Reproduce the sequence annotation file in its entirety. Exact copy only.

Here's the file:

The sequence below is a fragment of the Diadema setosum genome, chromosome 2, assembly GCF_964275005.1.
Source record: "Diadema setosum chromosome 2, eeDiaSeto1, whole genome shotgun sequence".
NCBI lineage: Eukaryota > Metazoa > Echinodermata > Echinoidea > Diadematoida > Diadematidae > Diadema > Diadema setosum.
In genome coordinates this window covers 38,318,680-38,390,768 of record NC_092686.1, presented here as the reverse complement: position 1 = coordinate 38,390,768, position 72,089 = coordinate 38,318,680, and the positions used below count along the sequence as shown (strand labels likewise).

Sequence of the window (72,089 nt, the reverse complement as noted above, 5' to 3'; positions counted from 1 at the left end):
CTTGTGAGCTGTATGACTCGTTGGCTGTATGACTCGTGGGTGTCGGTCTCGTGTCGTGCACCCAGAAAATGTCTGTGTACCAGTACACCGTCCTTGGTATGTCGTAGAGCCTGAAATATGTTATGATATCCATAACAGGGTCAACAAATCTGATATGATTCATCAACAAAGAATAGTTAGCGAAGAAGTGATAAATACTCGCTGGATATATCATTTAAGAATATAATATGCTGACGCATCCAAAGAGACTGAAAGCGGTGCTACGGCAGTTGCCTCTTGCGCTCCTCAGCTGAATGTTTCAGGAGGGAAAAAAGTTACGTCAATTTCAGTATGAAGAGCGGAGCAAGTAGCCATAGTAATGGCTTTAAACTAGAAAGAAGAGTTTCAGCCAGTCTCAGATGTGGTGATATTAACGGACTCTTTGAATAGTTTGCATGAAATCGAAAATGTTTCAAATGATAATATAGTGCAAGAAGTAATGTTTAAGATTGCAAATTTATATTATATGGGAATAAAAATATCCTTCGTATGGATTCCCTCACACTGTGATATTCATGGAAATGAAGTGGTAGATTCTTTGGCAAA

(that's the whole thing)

The sequence below is a fragment of the Diadema setosum genome, chromosome 2, assembly GCF_964275005.1.
Source record: "Diadema setosum chromosome 2, eeDiaSeto1, whole genome shotgun sequence".
NCBI lineage: Eukaryota > Metazoa > Echinodermata > Echinoidea > Diadematoida > Diadematidae > Diadema > Diadema setosum.
In genome coordinates this window covers 38,318,680-38,390,768 of record NC_092686.1, presented here as the reverse complement: position 1 = coordinate 38,390,768, position 72,089 = coordinate 38,318,680, and the positions used below count along the sequence as shown (strand labels likewise).

Sequence of the window (72,089 nt, the reverse complement as noted above, 5' to 3'; positions counted from 1 at the left end):
CTTGTGAGCTGTATGACTCGTTGGCTGTATGACTCGTGGGTGTCGGTCTCGTGTCGTGCACCCAGAAAATGTCTGTGTACCAGTACACCGTCCTTGGTATGTCGTAGAGCCTGAAATATGTTATGATATCCATAACAGGGTCAACAAATCTGATATGATTCATCAACAAAGAATAGTTAGCGAAGAAGTGATAAATACTCGCTGGATATATCATTTAAGAATATAATATGCTGACGCATCCAAAGAGACTGAAAGCGGTGCTACGGCAGTTGCCTCTTGCGCTCCTCAGCTGAATGTTTCAGGAGGGAAAAAAGTTACGTCAATTTCAGTATGAAGAGCGGAGCAAGTAGCCATAGTAATGGCTTTAAACTAGAAAGAAGAGTTTCAGCCAGTCTCAGATGTGGTGATATTAACGGACTCTTTGAATAGTTTGCATGAAATCGAAAATGTTTCAAATGATAATATAGTGCAAGAAGTAATGTTTAAGATTGCAAATTTATATTATATGGGAATAAAAATATCCTTCGTATGGATTCCCTCACACTGTGATATTCATGGAAATGAAGTGGTAGATTCTTTGGCAAA